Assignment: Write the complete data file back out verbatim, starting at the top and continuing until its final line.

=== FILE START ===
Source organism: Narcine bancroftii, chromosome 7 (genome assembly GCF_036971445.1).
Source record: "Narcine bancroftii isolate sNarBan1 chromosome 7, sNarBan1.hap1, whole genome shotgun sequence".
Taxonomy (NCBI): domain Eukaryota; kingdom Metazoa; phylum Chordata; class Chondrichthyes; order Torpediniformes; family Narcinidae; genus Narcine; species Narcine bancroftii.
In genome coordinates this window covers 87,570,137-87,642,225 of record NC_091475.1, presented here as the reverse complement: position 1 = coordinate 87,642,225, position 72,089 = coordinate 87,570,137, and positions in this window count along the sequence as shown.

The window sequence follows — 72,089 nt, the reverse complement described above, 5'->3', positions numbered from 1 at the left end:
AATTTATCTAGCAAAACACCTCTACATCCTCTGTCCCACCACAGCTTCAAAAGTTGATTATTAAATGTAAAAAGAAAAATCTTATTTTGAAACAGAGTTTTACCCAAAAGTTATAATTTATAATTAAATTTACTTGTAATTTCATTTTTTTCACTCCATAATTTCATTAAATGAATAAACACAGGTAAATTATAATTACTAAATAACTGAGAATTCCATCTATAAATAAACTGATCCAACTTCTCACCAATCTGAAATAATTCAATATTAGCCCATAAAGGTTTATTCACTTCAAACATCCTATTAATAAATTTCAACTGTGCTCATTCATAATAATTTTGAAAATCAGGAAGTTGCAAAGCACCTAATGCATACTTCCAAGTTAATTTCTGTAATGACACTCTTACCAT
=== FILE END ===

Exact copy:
Source organism: Narcine bancroftii, chromosome 7 (genome assembly GCF_036971445.1).
Source record: "Narcine bancroftii isolate sNarBan1 chromosome 7, sNarBan1.hap1, whole genome shotgun sequence".
Taxonomy (NCBI): domain Eukaryota; kingdom Metazoa; phylum Chordata; class Chondrichthyes; order Torpediniformes; family Narcinidae; genus Narcine; species Narcine bancroftii.
In genome coordinates this window covers 87,570,137-87,642,225 of record NC_091475.1, presented here as the reverse complement: position 1 = coordinate 87,642,225, position 72,089 = coordinate 87,570,137, and positions in this window count along the sequence as shown.

The window sequence follows — 72,089 nt, the reverse complement described above, 5'->3', positions numbered from 1 at the left end:
AATTTATCTAGCAAAACACCTCTACATCCTCTGTCCCACCACAGCTTCAAAAGTTGATTATTAAATGTAAAAAGAAAAATCTTATTTTGAAACAGAGTTTTACCCAAAAGTTATAATTTATAATTAAATTTACTTGTAATTTCATTTTTTTCACTCCATAATTTCATTAAATGAATAAACACAGGTAAATTATAATTACTAAATAACTGAGAATTCCATCTATAAATAAACTGATCCAACTTCTCACCAATCTGAAATAATTCAATATTAGCCCATAAAGGTTTATTCACTTCAAACATCCTATTAATAAATTTCAACTGTGCTCATTCATAATAATTTTGAAAATCAGGAAGTTGCAAAGCACCTAATGCATACTTCCAAGTTAATTTCTGTAATGACACTCTTACCAT